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Metacognition, self-regulation, oracy: A mixed methods case study of a complex, whole-school Learning to Learn intervention



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This doctoral thesis presents the findings of a mixed methods case study of Learning Skills, a new approach to Learning to Learn that was developed and implemented at a secondary school in the south of England between 2010 and 2014, and evaluated using data collected between 2009 and 2017. Learning to Learn is a field of educational theory and practice that aims to help young people get better at learning by focusing on the processes of learning (the how as well as the what), and by enabling them to take ownership over aspects of their own learning through activities such as goal setting, self-monitoring and structured reflection. The field has developed significantly throughout the last 40 years, with a number of approaches having been implemented on a large scale in the UK. Research into metacognition and self-regulation suggests that Learning to Learn programmes should help boost academic attainment. To date however, large-scale evaluations have found mixed results, with no clear impact on academic attainment. Using an intervention design used widely in medicine and other fields, Learning Skills reconceptualises Learning to Learn as a ‘complex intervention’ comprised of multiple areas of evidence-informed practice. The rationale for complex interventions is that the marginal gains emerging from any individual avenue of practice stack up and interact to yield a larger effect size overall. The Learning Skills programme, which started as a year seven taught course and developed into a whole-school approach to teaching and learning, focuses centrally on three key concepts: metacognition, self-regulation and oracy. This evaluation of Learning Skills incorporates eight strands of data collection and analysis over an eight-year period, using the previous year group at the same school as a control group. These include baseline measures; attitude to learning scores; psychometric questionnaires; a language of learning evaluation; reflective learning journals; student interviews; teacher interviews; and student attainment across all subjects in years nine and 11. The primary outcome analysis – student attainment across all subject areas at three and five years – found that Learning Skills cohort one achieved significantly higher grades than the control cohort, with accelerated gains among young people from economically disadvantaged backgrounds. Secondary data analysis incorporating a range of qualitative and quantitative methods indicates a causal relationship between Learning Skills and academic attainment. As well as evaluating the impact of a new and promising approach to Learning to Learn, this study generates new knowledge about the implementation and evaluation of complex interventions in education.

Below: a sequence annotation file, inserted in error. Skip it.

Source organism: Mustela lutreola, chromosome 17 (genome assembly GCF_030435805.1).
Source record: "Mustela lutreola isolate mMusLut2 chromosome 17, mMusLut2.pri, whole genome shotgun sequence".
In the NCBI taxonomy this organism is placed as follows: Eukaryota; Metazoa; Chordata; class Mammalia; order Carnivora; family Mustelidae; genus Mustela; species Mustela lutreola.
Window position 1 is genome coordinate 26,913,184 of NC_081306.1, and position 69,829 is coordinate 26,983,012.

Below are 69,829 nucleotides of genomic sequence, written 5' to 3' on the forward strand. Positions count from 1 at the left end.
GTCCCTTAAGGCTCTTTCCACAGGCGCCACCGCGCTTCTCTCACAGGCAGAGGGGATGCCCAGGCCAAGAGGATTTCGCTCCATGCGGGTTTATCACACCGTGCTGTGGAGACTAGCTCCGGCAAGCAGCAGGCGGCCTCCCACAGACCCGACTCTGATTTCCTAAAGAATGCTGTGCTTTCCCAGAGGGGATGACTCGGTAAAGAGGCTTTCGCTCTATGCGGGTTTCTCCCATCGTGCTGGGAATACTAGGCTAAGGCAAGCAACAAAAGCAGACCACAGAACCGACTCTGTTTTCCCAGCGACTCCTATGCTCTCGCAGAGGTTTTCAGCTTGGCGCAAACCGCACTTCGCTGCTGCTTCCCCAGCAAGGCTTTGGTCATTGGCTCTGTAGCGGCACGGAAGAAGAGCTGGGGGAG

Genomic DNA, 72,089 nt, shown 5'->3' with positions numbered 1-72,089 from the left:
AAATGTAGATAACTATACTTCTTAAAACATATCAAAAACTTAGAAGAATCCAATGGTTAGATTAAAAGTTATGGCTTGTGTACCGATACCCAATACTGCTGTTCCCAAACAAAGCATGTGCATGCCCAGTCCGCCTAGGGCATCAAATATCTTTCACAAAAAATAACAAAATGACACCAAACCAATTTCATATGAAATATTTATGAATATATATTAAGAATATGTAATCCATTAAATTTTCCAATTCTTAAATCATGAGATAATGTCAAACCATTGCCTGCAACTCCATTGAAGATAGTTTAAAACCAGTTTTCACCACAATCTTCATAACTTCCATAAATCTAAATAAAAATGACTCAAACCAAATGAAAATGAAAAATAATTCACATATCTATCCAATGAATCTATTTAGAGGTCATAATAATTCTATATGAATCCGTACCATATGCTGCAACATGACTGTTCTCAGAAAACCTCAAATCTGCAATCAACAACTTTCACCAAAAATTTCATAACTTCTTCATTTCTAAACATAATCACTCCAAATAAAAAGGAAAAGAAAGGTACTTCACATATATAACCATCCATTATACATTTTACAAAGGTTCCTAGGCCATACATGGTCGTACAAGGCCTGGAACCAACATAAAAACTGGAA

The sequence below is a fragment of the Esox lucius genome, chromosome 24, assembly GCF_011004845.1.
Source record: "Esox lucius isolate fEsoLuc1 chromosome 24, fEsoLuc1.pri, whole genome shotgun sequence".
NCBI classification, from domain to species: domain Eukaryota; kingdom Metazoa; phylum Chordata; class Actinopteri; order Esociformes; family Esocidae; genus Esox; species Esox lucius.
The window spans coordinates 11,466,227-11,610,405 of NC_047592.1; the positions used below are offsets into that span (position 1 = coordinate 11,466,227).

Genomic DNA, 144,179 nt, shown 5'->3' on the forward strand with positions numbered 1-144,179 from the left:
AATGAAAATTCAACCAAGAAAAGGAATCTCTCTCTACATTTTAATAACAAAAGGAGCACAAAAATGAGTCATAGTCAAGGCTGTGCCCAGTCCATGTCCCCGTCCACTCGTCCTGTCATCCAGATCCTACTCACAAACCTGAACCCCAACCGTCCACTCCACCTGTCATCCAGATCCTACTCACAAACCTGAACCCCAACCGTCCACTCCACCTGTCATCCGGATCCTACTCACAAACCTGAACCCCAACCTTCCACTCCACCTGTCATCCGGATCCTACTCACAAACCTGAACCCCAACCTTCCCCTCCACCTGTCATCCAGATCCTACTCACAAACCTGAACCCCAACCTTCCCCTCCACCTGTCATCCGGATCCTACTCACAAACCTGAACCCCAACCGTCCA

Mercer, Neil


Metacognition, self-regulation, oracy, learning to learn, complex intervention


Doctor of Philosophy (PhD)

Awarding Institution

University of Cambridge